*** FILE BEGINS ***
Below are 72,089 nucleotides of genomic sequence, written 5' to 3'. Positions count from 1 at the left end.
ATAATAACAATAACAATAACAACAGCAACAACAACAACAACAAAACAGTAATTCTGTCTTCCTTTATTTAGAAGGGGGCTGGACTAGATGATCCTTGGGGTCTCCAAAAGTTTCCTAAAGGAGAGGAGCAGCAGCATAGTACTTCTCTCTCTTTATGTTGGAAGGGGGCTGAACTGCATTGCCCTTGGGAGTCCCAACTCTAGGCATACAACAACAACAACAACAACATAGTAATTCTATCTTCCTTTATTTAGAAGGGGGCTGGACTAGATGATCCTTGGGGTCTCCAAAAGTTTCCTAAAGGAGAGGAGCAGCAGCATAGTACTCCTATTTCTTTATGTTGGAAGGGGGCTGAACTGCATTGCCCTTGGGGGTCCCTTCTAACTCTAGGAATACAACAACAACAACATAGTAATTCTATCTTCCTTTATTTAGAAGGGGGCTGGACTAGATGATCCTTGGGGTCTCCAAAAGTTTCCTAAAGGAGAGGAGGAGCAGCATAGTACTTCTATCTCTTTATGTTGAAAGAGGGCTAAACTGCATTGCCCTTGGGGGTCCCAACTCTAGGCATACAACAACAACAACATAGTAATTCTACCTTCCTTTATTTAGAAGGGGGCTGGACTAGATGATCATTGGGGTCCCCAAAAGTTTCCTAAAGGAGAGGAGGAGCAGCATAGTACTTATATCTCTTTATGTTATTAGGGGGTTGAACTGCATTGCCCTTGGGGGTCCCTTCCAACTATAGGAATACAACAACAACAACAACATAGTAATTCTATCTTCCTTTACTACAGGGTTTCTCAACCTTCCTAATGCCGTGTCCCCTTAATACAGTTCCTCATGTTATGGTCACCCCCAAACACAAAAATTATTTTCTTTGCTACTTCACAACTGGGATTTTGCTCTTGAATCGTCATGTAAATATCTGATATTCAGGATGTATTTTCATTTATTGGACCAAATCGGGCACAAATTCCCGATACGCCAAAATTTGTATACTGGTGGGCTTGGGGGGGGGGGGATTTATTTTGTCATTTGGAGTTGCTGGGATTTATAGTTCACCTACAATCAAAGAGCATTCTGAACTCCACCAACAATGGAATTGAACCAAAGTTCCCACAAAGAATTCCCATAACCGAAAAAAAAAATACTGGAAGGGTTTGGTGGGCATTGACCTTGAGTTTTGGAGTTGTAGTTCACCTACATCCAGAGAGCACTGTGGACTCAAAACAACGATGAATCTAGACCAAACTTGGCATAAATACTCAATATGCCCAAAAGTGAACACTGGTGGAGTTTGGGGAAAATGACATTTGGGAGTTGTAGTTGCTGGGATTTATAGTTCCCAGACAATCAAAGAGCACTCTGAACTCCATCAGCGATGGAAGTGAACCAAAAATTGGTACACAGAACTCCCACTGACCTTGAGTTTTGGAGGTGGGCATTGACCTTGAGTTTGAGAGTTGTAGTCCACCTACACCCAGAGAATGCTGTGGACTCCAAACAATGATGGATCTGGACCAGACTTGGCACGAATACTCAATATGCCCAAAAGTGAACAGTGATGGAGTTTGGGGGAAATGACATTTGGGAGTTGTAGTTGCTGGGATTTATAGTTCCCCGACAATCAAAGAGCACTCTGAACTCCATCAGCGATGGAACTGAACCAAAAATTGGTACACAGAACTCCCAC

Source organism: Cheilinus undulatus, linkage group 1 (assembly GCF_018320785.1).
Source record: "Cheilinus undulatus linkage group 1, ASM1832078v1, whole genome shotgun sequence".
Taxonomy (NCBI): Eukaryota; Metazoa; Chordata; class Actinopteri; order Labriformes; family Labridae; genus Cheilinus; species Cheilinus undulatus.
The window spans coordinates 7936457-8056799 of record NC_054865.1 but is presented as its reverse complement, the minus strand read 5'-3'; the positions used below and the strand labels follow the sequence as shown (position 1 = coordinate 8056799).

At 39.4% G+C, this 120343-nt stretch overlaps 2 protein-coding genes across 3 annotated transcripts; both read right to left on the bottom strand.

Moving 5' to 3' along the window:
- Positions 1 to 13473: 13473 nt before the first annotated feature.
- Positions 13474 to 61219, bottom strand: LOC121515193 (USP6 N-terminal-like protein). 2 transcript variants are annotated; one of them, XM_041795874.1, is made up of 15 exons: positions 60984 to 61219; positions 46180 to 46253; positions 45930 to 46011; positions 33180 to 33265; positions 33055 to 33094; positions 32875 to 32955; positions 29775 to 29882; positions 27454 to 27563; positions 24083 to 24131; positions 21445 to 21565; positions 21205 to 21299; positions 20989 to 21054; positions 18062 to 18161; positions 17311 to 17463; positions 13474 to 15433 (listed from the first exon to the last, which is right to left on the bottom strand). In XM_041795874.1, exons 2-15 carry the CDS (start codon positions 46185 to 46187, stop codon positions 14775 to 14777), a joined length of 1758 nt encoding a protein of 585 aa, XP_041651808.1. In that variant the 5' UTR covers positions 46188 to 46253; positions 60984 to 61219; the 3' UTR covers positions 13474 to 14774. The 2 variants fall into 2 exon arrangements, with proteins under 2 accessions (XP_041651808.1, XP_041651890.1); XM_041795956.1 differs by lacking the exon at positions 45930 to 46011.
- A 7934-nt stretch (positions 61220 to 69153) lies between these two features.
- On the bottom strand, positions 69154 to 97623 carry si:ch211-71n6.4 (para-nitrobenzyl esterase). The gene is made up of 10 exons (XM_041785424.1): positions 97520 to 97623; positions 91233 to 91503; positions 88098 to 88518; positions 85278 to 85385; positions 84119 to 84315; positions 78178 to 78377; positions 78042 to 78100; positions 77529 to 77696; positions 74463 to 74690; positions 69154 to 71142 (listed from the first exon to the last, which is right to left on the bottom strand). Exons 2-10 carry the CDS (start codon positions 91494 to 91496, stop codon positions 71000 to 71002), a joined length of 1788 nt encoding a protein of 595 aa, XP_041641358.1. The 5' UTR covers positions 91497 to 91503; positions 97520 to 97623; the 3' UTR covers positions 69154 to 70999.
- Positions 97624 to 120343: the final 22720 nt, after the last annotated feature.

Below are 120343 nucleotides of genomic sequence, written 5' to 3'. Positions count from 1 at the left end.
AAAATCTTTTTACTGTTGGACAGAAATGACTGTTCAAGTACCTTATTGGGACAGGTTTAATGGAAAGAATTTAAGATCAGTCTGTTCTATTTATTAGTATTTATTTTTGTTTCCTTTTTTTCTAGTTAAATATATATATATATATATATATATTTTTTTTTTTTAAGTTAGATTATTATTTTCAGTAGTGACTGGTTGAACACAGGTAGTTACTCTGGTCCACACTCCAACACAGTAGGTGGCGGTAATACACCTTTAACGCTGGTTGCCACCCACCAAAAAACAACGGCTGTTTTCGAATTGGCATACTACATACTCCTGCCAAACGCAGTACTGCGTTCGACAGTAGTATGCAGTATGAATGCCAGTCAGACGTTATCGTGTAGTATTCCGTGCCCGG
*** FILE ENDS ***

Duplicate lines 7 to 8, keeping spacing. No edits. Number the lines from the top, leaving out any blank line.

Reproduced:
At 39.4% G+C, this 120343-nt stretch overlaps 2 protein-coding genes across 3 annotated transcripts; both read right to left on the bottom strand.

Moving 5' to 3' along the window: